America’s sneaky despotism

(The PanAm Post, where I found this interesting piece, describes the writer, José Azel, as a “scholar and author.” It’s about Democratic Despotism, a phrase that I like and which I think applies not only to the United States now but to most of Western Europe.

(Azel makes the point that in Democratic Despotisms one finds “armed forces, securities agencies or administrative agencies [that evolve] beyond the effective control of the civilian political leadership.” Of these three, I believe it’s administrative agencies that are the biggest peril today to individual freedom in the United States. They constantly grow and spit out endless rules to keep themselves in business and you hog-tied.)

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The idea of democratic despotism appears to be an oxymoron – a contradiction in terms. But, in “Democracy in America” (1835-1840) Alexis de Tocqueville offered a powerful description of democratic despotism as “a network of small complicated rules, minute and uniform, through which the most original minds and the most energetic characters cannot penetrate, to rise above the crowd.”

Under Tocqueville’s democratic or soft despotism, “The will of man is not shattered, but softened, bent, and guided; men are seldom forced by it to act, but they are constantly restrained from acting.”

Democratic despotism “does not destroy, but it prevents existence; it does not tyrannize, but it compresses, enervates, extinguishes, and stupefies a people, till each nation is reduced to nothing better than a flow of timid and industrious animals, of which the government is the shepherd.”

Soft despotism is not as obvious as hard despotism. It gives us the illusion of being in control; it degrades us rather than persecutes us. It often takes the form of a state within a state (imperium in imperio) where an internal organization, such as the armed forces, securities agencies or administrative agencies, evolves beyond the effective control of the civilian political leadership.

Regulatory policy should be viewed with extraordinary suspicion and used frugally.

For example, historically, efforts to separate Church and State were anchored on the perception that the Church could turn into an imperium in imperio undermining civilian leadership. In other examples, in the Soviet Union, the secret police (KGB) was considered a State within a State. The same is true of its successor, The Federal Security Service of the Russian Federation (FSB).  And, in the United States, the government’s bureaucracy is often portrayed as a modern-day example of an imperium in imperio.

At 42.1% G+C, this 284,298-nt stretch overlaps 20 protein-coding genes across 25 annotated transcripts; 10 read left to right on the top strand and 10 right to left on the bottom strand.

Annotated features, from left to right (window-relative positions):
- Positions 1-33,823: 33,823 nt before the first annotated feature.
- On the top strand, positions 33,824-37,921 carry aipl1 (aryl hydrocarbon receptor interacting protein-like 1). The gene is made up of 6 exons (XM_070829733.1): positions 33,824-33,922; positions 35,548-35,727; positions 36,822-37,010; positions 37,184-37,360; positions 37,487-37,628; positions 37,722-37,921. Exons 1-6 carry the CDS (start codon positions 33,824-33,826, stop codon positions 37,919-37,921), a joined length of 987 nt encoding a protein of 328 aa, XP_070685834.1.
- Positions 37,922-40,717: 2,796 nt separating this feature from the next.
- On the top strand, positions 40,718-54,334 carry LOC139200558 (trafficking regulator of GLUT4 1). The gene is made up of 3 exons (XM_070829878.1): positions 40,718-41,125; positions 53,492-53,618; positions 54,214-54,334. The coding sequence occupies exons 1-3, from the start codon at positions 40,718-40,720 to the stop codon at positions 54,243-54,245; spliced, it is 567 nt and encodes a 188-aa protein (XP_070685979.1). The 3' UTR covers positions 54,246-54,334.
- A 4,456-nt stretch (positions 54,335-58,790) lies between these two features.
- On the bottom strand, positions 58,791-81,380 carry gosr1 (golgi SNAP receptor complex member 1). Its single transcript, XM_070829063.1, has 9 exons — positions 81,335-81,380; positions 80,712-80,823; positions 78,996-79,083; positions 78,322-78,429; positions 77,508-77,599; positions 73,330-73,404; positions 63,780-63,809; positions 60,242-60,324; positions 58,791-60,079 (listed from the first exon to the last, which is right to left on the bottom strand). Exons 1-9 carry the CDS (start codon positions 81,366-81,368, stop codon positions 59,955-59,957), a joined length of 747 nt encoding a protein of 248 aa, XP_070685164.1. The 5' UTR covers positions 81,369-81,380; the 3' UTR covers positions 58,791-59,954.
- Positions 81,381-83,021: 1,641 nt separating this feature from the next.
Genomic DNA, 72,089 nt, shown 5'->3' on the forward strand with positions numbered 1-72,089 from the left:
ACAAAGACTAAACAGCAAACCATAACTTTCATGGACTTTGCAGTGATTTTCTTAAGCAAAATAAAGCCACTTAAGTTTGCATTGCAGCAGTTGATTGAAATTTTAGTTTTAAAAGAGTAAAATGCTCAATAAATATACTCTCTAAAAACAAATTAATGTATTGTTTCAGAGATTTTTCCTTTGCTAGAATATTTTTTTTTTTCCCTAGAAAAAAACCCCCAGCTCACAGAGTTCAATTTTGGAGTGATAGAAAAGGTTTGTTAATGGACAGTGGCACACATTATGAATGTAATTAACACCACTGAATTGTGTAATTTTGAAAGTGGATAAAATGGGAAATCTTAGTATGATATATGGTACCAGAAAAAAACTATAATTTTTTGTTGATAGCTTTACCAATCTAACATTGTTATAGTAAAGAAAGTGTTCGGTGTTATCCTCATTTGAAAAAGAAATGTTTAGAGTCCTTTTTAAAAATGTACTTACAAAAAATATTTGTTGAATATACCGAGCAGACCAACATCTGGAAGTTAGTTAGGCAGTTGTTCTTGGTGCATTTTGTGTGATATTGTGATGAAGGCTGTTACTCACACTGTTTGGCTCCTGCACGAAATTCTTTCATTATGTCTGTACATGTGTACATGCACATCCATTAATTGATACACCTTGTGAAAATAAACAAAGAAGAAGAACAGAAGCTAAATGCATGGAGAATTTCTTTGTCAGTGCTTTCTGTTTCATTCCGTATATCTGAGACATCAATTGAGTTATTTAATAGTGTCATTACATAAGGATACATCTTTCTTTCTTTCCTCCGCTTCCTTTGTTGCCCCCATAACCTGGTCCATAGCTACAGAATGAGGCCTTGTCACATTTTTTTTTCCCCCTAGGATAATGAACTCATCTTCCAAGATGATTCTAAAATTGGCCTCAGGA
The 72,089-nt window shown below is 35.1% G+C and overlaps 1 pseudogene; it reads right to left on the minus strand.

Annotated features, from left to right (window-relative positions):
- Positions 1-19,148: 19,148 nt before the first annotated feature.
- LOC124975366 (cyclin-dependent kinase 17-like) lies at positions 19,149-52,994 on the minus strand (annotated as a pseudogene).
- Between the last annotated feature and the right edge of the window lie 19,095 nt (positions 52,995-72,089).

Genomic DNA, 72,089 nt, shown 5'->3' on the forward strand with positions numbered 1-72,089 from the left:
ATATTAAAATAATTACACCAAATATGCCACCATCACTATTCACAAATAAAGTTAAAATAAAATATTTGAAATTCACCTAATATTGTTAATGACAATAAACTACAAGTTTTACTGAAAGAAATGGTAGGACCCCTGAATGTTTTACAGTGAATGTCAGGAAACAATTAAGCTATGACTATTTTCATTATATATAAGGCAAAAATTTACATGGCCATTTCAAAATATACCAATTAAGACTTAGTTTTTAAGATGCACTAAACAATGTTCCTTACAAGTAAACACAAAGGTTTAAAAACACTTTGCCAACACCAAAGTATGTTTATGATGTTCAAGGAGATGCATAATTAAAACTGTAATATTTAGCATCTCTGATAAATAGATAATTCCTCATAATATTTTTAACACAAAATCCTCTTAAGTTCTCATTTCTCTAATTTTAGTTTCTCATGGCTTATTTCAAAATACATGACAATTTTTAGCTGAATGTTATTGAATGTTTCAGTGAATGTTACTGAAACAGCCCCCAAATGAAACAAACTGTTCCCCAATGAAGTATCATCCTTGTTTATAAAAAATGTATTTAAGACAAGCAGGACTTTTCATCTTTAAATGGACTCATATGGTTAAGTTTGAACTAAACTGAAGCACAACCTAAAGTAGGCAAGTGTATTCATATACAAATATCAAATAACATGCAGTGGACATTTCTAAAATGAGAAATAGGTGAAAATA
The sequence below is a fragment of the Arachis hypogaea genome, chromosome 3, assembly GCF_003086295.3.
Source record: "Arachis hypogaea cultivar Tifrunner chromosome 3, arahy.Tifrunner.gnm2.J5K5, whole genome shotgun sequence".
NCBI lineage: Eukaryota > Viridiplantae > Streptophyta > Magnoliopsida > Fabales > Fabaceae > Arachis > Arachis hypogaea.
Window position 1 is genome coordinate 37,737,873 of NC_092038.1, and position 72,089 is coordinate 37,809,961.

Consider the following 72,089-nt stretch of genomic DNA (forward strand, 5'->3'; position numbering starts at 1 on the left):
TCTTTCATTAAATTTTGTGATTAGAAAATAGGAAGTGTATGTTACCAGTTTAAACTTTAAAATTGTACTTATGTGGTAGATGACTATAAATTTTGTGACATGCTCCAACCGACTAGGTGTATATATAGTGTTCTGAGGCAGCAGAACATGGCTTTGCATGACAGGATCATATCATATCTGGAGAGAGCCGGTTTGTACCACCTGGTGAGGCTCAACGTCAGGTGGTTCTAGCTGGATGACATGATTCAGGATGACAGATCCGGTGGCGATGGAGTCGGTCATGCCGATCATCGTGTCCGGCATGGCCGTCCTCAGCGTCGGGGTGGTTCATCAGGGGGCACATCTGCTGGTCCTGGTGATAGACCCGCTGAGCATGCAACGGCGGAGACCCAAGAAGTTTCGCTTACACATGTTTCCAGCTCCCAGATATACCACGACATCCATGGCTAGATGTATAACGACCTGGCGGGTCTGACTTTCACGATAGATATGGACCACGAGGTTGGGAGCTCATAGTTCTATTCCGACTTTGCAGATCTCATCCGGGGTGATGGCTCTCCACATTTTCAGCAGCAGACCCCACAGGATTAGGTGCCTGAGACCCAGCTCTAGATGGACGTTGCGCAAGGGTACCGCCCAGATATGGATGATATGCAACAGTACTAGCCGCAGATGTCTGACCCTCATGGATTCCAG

The modern definition of bureaucracies comes from German sociologist Max Weber who, in the 1920s, defined bureaucracies as any system of administration conducted by trained professionals according to fixed rules. And, although Weber considered bureaucracies necessary in a modern world, he also warned that bureaucratization was a threat to individual freedoms where individuals would be trapped in a soulless “iron cage” of rule-based controls.

Bureaucracies are also characterized by unrelenting growth. In the United States, the original bureaucracy of the federal government consisted of only the employees of three small departments; State, Treasury, and War. Today the federal branch employs nearly 3 million people. The old Soviet KGB employed one officer for every 428 citizens. In today’s “freer” Russia the FSB employs one officer for every 297 citizens.

Tocqueville forewarned, back in 1835, of a degrading despotic democracy of “small complicated rules.” Imagine what he would say today. During the last few years of the George W. Bush administration regulations increased dramatically, and in the first seven years of the Obama Administration over 20,600 new regulations were added for an estimated regulatory cost burden in excess of $100 billion annually.

Conceptually, government regulations represent a way for people to give up managing their own affairs and turn those affairs over to a government agency.

According to Tocqueville, a byproduct of turning over the management of our affairs to a government institution is that we become incompetent to choose good leaders. Thus, government regulations would ruin the American experiment by combining the vices of those who govern with the weaknesses of the governed.

This regulatory paternalism embodies the philosophy that people cannot be trusted to make good decisions, requiring government to impose its judgment over the voluntary decisions that represent our needs and preferences. Yes, some regulations are necessary and inherent to the rule of law. Regulations to protect children and those unable to make reasonable judgments are essential. But regulatory policy should be viewed with extraordinary suspicion and used frugally.

Fortunately, we seem to have finally understood that the soft despotism of regulations undermines the very concept of personal responsibility.

New ImageIn January 2017, President Donald Trump signed an Executive Order requiring government agencies to slash two regulations for every new regulation put in place. The President has now reported a success ratio of 22 regulations eliminated for every new one enacted.

The measure is being touted as an economic success. It is much more than that. It is a restoration of personal freedoms.

An incredible story

New Image
The author peeks up from behind her mother’s back around 1980.